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The Nordic Theory of Everything Audiobook

The Nordic Theory of Everything: In Search of a Better Life

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Publisher's Summary

A Finnish journalist, now a naturalized American citizen, asks Americans to draw on elements of the Nordic way of life to nurture a fairer, happier, more secure, and less stressful society for themselves and their children.

Moving to America in 2008, Finnish journalist Anu Partanen quickly went from confident, successful professional to wary, self-doubting mess. She found that navigating the basics of everyday life - from buying a cell phone and filing taxes to education and childcare - was much more complicated and stressful than anything she encountered in her homeland. At first she attributed her crippling anxiety to the difficulty of adapting to a freewheeling new culture. But as she got to know Americans better, she discovered they shared her deep apprehension. To understand why life is so different in the US and Finland, Partanen began to look closely at both.

In The Nordic Theory of Everything, Partanen compares and contrasts life in the United States with life in the Nordic region, focusing on four key relationships - parents and children, men and women, employees and employers, and government and citizens. She debunks criticism that Nordic countries are socialist "nanny states", revealing instead that it is we Americans who are far more enmeshed in unhealthy dependencies than we realize. As Partanen explains step by step, the Nordic approach allows citizens to enjoy more individual freedom and independence than we do.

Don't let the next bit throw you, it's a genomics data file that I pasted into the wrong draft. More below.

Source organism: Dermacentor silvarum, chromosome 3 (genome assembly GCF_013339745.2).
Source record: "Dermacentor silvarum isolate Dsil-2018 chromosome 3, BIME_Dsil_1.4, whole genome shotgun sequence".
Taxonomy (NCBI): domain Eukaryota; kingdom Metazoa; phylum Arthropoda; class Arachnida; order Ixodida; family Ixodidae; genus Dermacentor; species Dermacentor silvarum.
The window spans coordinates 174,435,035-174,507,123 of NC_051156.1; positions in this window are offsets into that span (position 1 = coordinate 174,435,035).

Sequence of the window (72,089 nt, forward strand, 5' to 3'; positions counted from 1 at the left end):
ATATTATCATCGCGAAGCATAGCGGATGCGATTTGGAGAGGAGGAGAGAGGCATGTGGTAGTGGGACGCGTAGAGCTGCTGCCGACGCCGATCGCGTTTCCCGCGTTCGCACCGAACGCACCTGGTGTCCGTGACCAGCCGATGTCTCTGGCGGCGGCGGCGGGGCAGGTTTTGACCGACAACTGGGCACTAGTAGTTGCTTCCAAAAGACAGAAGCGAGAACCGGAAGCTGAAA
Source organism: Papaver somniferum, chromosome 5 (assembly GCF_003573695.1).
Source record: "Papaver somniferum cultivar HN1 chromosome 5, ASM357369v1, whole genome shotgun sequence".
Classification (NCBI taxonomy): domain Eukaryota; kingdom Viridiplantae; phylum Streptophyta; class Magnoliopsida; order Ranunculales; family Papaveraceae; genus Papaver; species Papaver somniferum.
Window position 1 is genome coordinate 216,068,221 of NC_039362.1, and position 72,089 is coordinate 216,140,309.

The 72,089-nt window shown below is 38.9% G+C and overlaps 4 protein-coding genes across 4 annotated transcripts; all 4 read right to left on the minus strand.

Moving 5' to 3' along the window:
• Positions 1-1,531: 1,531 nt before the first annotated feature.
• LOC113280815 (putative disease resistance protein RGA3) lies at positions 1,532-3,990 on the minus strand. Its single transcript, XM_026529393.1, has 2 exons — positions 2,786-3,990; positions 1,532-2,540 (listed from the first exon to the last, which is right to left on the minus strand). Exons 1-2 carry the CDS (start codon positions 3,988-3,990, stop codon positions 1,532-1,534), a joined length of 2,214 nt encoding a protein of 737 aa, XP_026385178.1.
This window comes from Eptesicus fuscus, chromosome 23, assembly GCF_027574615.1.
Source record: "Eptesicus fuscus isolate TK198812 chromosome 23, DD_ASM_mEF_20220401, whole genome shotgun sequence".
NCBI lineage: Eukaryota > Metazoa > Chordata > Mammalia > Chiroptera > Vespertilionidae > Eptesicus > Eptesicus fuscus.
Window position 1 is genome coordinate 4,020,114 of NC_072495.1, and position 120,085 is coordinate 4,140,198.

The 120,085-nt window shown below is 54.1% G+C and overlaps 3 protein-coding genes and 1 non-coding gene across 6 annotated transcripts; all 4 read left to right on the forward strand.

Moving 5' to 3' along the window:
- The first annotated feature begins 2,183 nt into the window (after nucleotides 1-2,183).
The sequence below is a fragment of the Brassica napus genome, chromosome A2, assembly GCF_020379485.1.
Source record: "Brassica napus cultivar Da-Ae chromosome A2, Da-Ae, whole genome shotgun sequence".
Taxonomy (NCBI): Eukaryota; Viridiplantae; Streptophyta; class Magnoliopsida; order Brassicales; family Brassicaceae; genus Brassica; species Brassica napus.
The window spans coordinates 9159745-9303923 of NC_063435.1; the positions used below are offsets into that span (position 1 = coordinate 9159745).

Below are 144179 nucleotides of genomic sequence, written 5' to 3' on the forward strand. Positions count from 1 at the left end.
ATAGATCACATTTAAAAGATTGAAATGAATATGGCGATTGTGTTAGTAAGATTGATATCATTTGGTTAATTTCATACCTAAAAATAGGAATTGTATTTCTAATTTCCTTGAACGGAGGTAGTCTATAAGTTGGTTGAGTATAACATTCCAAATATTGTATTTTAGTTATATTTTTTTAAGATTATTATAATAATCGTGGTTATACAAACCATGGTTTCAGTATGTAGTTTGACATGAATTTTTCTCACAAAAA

Partanen wants to open Americans' eyes to how much better things can be - to show her beloved new country what it can learn from her homeland to reinvigorate and fulfill the promise of the American dream - to provide the opportunity to live a healthy, safe, economically secure, upwardly mobile life for everyone. Offering insights, advice, and solutions, The Nordic Theory of Everything makes a convincing argument that we can rebuild our society, rekindle our optimism, and restore true freedom to our relationships and lives.

©2016 Anu Partanen (P)2016 HarperCollins Publishers

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  •  
    kwdayboise (Kim Day) Boise, Idaho 06-20-17
    kwdayboise (Kim Day) Boise, Idaho 06-20-17 Member Since 2015
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    "A non-radical perspective on two societies"

    Anu Partanen was born in Finland and, as she details near the end of the book, became a US citizen. In The Nordic Theory of Everything she details what she noticed as the differences between US and Nordic culture and offers a clear perspective on both.